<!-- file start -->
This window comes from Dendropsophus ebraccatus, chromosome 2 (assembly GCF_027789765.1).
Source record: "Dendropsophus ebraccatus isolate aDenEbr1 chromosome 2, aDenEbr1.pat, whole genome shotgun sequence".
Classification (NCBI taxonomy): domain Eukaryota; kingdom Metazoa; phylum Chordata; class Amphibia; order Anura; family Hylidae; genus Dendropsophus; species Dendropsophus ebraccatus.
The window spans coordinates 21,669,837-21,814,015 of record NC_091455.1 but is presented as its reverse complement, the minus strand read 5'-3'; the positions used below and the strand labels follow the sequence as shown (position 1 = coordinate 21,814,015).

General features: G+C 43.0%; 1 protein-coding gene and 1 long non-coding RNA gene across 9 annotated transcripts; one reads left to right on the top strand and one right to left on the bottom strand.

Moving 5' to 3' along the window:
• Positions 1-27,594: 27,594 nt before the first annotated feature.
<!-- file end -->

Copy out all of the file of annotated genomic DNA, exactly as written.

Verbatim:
This window comes from Dendropsophus ebraccatus, chromosome 2 (assembly GCF_027789765.1).
Source record: "Dendropsophus ebraccatus isolate aDenEbr1 chromosome 2, aDenEbr1.pat, whole genome shotgun sequence".
Classification (NCBI taxonomy): domain Eukaryota; kingdom Metazoa; phylum Chordata; class Amphibia; order Anura; family Hylidae; genus Dendropsophus; species Dendropsophus ebraccatus.
The window spans coordinates 21,669,837-21,814,015 of record NC_091455.1 but is presented as its reverse complement, the minus strand read 5'-3'; the positions used below and the strand labels follow the sequence as shown (position 1 = coordinate 21,814,015).

General features: G+C 43.0%; 1 protein-coding gene and 1 long non-coding RNA gene across 9 annotated transcripts; one reads left to right on the top strand and one right to left on the bottom strand.

Moving 5' to 3' along the window:
• Positions 1-27,594: 27,594 nt before the first annotated feature.